PHOTOGRAPHY BY HEATHER STEN
David Zwirner is often cited as one of the most influential and powerful figures in an art business that has never been more influential or more powerful. But for all the sold-out exhibits and global omnipresence—his sixth gallery, designed by Renzo Piano, is under construction in New York—he remains devoted to his artists. The loyalty is reciprocal. Only one artist, Franz West, has ever left Zwirner (in 2000), but he returned in 2017. Zwirner, who grew up above his family’s art dealership in Cologne, Germany, opened his first gallery in New York in 1993. Now, he’s celebrating the 25th anniversary of that opening with shows featuring artists he championed along the way, from Richard Serra to Kerry James Marshall. “The artists are why I do what I do,” Zwirner says. “It’s why we’re all here.”
A lot has changed since 1993. What stands out?
When we started, the art world was not global. There were very few collectors, just a handful of galleries, and no art fairs except for a couple in Europe. Nowadays, you can’t open a magazine without a reference to the art world. This crossover from a specialty small market into really broad cultural acceptance is really the most extraordinary change.
How has that shift felt for you?
The anniversary has been fun because you take stock. It’s been humbling to see how we’ve been able to work with artists, and that’s what it’s all about, right? We had to work so hard the first few years to get any type of attention for these artists. Now the leverage that we have is so extraordinary. We can really launch and position careers correctly, and it’s wonderful to see. We always put the artists first. That’s how we started, and we’ve tried to never lose sight of that.
Your expansion has been so fast and so wide. How do you feel about the word empire?
I like all these terminologies. I’m happy. A gallery, an empire, bring it on. I feel like I’m an industry leader. I hope that doesn’t sound too boastful, but I feel we’ve proved ourselves, we’ve pioneered interesting ideas, we’ve been pushing, investing.
The line to get into your recent Yayoi Kusama show often exceeded four hours. For many people, that might be the only art show they go to all year.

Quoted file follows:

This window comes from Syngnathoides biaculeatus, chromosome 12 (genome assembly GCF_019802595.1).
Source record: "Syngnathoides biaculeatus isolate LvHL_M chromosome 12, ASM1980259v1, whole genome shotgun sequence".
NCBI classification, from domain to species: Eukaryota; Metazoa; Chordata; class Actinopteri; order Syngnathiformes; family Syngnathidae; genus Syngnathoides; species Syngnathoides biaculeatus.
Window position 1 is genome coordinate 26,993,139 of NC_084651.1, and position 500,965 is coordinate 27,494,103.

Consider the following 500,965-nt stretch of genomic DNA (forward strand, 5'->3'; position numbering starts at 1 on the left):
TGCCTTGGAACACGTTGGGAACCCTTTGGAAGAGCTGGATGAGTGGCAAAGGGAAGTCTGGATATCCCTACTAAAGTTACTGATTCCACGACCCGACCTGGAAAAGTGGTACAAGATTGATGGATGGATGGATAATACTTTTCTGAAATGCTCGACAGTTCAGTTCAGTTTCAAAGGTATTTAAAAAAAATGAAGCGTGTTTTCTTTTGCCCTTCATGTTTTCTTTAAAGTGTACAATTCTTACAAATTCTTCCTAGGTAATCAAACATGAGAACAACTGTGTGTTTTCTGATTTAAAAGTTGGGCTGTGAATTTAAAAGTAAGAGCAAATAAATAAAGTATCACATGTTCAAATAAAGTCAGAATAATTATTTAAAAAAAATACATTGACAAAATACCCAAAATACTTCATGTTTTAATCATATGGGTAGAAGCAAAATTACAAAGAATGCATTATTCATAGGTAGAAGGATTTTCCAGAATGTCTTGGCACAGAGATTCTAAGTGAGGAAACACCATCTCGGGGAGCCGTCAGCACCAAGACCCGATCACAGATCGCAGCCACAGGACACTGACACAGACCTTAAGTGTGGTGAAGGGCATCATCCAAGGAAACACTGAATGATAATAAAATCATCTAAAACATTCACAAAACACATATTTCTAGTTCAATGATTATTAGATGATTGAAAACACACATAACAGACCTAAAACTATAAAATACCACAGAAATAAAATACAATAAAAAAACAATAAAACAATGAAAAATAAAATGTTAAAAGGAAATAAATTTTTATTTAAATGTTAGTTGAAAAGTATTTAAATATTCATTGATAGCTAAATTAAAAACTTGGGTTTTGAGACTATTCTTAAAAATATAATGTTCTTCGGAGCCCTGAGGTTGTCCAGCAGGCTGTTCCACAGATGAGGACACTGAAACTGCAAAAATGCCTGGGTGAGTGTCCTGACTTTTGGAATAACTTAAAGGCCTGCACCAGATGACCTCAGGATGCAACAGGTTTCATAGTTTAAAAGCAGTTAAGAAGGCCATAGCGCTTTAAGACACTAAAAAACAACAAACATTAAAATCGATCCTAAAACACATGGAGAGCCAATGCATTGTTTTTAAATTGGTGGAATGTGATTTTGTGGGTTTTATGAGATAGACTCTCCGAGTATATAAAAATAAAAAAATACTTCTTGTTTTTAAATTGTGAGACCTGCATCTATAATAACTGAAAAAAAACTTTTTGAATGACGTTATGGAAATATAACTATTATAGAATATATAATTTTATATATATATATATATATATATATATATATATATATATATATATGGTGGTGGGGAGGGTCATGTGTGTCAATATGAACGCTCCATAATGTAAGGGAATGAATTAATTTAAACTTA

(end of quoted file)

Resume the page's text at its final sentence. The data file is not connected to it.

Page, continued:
And that’s actually very wonderful. One of the things that’s been so fascinating for me is to see how the audience has changed hand in hand with social media. I love that the gallery is being discovered by a lot of people who normally don’t know much about it and, for example, didn’t realize that it’s for free. All you’ve got to do is open a door, and you’re there; you have an aesthetic experience. That’s a beautiful thing.
You represent some of the world’s most famous minimalists, like Richard Serra and Donald Judd, but you just had an Isa Genzken show, and your first show was with another maximalist: Jason Rhoades. There doesn’t seem to be an identifiable David Zwirner style.
I hope that I can keep my audience guessing because I want to surprise myself, and I want to surprise them. I’m always a little troubled when I see galleries locked into a very clear aesthetic. I want to have a really open heart, and I’m interested in artists, not so much in styles. I’m looking for authentic voices. I’m looking for artists who make work that nobody else could make. It’s their own language, their own vocabulary, and ultimately their own journey.
When a lot of people think about art, they think about commerce. But as galleries are putting on museum-quality shows, they are beginning to serve a different purpose.
There is definitely an interesting change of perspective happening. Museums are slightly more populist than they used to be because they sell tickets too. They really are driving an audience into their spaces, and spectacle is something that’s very much in vogue right now. That’s one of the big changes I’ve witnessed over the last 25 years: The galleries are really stepping up to create historic shows. I always say, “We can’t write the bildungsroman on a career, but we can write the novella.”
In 2013, you said the art industry was in a golden age. Is it even more golden now?
Yes. You know what I was worried about, always? That talent in the visual fields would go off and start working in Hollywood. Imagine a young person, really talented at creating images: “God, forget it. I won’t make paintings, I’m going to make a movie.” But that’s not happening. People are going to art school, they’re engaging, they’re going to galleries, bringing new talent to the light. So I think we’re still very much in the golden age.
After 25 years in the industry, do you still feel that thrill when you come across a new artist?
Totally. However, it’s the work that I can’t categorize, the work that I stumble over because it doesn’t look like anything I’ve seen before—that is the work that gets me excited and wanting to look deeper. I think if you shut down and you can’t be excited anymore, you have to leave. You have to retire and do something else. You can’t do this without passion. It’s impossible.